shadows and spaceships

I'm the author of SKYLARK and THESE BROKEN STARS, among other young adult novels. Gamer, Star Trek fan, and lifelong Browncoat. Learn more here.
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Shiny Things
Shiny People
Gorgeous. <3 

Gorgeous. <3 

soundtrack-of-the-mind:

picked up These Broken Stars from the library and from what I’ve seen via bookmad's posts, I think I'm about to destroy my life??

It did not matter who the client was. I watched him ensnare them with nothing more than a smile and a sweep of his eyes.
The Young Elites (releases Oct. 7, 2014). Stop by any Barnes & Noble this Friday - Sunday (7/18-20), and get a free 50-page sampler of the book! (via marielubooks)

(via amiekaufman)

lunsfuhd:

Am I the only one who liked Nebula more than Gamora?

On the one hand, I’m tired of science fiction/action movies in which the only female characters are mean/hate-y to each other. (And we wonder why so many guys are all “why are women such bitches”?) Assuming there’s even two female characters present to bitch at each other in the first place.

But Gamora and Nebula’s relationship had the potential to go deeper than that, an actual love/rivalry/hatred thing (though the rivalry did most revolve around a father-figure/captor-figure, which meh). I wished we could’ve had more interactions between them and actually explored that, because the whole “sister” thing could’ve been reeaally interesting if we’d had time to look at it. (Plus: Karen Gillan! <3 Also, Zoe Saldana in a SF role that is interesting! *cough*jjabramsstartrekuhurafail*cough*) I get they weren’t the focus of the movie, and structurally, I’m fine with the screentime they get.

But I did still have problems with GotG from a gender perspective. It would’ve been nice to see more ladies in the movie. (Other than Nebula, Gamora, and Nova Prime, there’s really only Quill’s dead mother, Quill’s one-night-stand girl, and the Collector’s slave girl who blows up after daring to touch the shiny thing, and they’re all bit parts and all “belong” to the characterization arcs of the men they’re associated with AND are either sex objects or mothers, so kind of undermine the whole point anyway.) 

I get that having three whole women with speaking roles and (mostly) independent motivations is practically revolutionary among a lot of action/superhero movies. But NONE of the incidental side/background characters were women, except for one of Nova Prime’s (I think?) assistants. As far as I know (tho correct me if I’m wrong) none of the Nova Corps pilots were women, none of the prison guards, none of Yondu’s space pirates, none of Ronan’s bounty hunter retrieval squad dudes, etc. Maybe Yondu is a total misogynist and that’s why he doesn’t have any women among his Ravagers. Maybe Ronan’s sexist too (and given what little we know of him in the film, it does seem likely). But for everyone in all of Space to be so sexist as to never hire women? Surely misogyny is not rampant on EVERY single planet in the galaxy, because that just makes me sad. I’m not super familiar with Guardians of the Galaxy outside the movie, so maybe there’s some reason in the comics why in space there are basically no women anywhere, but it seems unlikely.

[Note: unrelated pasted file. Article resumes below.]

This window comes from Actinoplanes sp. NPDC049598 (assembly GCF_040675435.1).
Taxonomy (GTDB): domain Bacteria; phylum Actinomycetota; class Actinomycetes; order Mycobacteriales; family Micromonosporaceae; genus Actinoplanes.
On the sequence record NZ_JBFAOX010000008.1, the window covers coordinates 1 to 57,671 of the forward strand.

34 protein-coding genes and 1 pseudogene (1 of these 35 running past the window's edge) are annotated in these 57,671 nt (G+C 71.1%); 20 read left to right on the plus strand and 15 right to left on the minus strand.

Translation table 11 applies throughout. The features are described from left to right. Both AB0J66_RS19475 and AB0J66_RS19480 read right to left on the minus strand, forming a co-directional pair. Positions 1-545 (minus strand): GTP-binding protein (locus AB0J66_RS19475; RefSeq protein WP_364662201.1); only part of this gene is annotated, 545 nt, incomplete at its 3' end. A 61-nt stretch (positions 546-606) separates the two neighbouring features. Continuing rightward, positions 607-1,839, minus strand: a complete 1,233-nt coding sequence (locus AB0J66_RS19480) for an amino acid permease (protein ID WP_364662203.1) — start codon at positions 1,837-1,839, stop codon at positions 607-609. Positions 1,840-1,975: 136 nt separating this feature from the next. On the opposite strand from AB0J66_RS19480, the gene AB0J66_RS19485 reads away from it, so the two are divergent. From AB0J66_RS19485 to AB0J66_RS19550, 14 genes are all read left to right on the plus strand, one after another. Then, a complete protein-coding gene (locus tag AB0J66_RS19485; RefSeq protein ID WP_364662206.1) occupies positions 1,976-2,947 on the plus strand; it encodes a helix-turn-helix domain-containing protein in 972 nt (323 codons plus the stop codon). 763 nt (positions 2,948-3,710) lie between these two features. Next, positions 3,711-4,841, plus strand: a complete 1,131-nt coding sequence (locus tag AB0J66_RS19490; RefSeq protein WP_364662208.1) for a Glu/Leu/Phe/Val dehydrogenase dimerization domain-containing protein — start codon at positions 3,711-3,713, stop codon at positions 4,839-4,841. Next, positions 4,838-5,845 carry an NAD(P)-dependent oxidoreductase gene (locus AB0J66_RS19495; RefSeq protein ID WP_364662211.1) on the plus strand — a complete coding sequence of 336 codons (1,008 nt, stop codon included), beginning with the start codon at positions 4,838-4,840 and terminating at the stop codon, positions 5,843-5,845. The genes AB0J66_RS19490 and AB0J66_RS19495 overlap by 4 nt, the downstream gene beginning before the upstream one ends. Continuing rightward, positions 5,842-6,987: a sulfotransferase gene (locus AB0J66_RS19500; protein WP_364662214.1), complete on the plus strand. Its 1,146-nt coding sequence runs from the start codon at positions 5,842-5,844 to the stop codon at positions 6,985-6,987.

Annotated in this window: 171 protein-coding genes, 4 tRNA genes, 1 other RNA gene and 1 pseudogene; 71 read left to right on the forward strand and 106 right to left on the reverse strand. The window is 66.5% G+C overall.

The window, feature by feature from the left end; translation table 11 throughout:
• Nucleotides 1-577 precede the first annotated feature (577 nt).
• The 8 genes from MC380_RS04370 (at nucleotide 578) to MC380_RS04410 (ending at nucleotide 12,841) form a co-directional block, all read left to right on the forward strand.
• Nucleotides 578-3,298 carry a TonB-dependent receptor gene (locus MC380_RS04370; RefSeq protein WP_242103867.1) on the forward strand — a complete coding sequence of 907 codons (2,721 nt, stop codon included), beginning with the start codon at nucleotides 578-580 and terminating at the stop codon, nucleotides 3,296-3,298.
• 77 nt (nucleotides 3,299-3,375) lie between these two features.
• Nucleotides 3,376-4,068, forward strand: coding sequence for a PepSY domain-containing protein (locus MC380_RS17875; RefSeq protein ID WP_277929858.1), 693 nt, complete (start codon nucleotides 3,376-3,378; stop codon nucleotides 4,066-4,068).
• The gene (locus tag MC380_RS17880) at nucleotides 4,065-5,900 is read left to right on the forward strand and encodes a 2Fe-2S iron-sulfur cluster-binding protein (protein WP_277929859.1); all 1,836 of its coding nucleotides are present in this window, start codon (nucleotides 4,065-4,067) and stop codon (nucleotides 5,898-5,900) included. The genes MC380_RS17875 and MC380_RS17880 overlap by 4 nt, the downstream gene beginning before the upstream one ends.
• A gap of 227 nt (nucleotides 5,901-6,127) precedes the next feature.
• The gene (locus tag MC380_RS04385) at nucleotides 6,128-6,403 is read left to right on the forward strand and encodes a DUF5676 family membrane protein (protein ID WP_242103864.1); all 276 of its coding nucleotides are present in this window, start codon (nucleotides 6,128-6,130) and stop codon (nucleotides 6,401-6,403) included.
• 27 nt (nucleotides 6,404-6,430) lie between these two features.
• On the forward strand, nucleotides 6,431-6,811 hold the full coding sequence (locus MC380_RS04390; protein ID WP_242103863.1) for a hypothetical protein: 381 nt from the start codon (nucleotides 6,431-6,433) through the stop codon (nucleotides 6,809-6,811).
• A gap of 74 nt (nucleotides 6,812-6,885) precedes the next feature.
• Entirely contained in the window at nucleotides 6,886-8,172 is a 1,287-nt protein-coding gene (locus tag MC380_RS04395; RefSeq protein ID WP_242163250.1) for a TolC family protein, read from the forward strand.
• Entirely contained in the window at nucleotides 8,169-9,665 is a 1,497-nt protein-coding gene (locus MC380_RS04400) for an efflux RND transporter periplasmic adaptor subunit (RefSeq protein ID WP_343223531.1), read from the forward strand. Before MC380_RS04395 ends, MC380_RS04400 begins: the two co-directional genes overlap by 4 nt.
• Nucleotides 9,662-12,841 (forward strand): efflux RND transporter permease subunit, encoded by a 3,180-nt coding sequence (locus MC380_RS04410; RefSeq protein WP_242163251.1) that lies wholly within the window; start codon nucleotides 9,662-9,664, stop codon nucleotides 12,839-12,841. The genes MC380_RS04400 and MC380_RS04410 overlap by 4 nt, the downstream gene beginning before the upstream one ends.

When I write, I always go back through to make sure I’m not using “male” as the default whenever I have a background character whose gender is not significant for their purpose in the story. It happens accidentally, because that’s just kind of how we’re conditioned to see the world thanks to our media. Male is the norm, female is the exception—not a good state of affairs, but one that changes only as the media we consume does. So it would’ve been nice if whoever cast the extras had taken the time to check this issue in GotG! Or, you know, in every action movie ever.

(Note: Still loved this movie. Still plan on seeing it X-bajillion times. But you don’t have to agree with every aspect of a thing to love it. You also don’t have to hate something just because it has a few flaws. So there.)

(via artisticwitchcraft)

My father and his stupid fixation on mythology. He told me all the old stories when I was little, of warring gods and goddesses, and I almost imagined he was one of them. All-powerful, all knowing. Someone to be worshiped unconditionally. But who names a starship the Icarus? What kind of man possesses that much hubris, that he dares it to fall?

Lilac, These Broken Stars by Amie Kaufman and Meagan Spooner (via loveyabooks)

There’s Greek mythology in all my books. I really can’t help it. It just… leaks out. I don’t know what I’ll do if I ever write a 100% secondary world (as opposed to parallel universe fantasy world as in the Skylark novels) and can’t legitimately reference Greek myth. >_> Probably explode.

Sometimes, during revisions/copy-edits/final-pass pages, I’ll read a sentence or a phrase or an idea that I originally wrote over a year ago and think, "Wow, that is actually kind of really good."

That thought is almost always followed immediately by one of two subsequent thoughts:

"Must have been a fluke."

or

"How come I can’t write like that anymore? I’ve lost whatever it was that made me able to do this…"

Fighting against these subsequent dismissive thoughts is, most days, at least 75% of my job.

naturallysteph:

the-book-ferret:

They look so beautiful all together. My heart is full of happy. <3

I will re-tumbl this adorable ferret forever.

buttpoems:

a drawing about optimism

(via amiekaufman)

(via bethrevis)

clairelegrand:

opulentdesigns:

Ensemble “Blue Blood”


Historically inspired couture ensemble, made from soft black leather and intense blue lamé.
This outfit consists of an S curve underbust corset, matching bra, a fishtail skirt and leather bolero jacket.All items feature custom-designed lasercut motifs, carefully arranged to follow the curves of the body and match up at the seams.

The bolero jacket is also decorated with quilting around the collar and hems.

Royal Black Couture and Corsetry (x)

this dress tho

<3

I’m pretty sure that when you put on this dress they just give you a kingdom and a black tower and a bunch of henchmen dudes who turn into crows at sunrise…

Learning that This Shattered World follows a different pair of main characters seems to have triggered this same general worriment among some readers—and the occasional reaction that goes beyond worriment and into what seems to be total panic(?). I have six things to say in response that will hopefully address some of it:

  1. You are asking the right questions. We want you to be asking those questions. We also intend to answer them.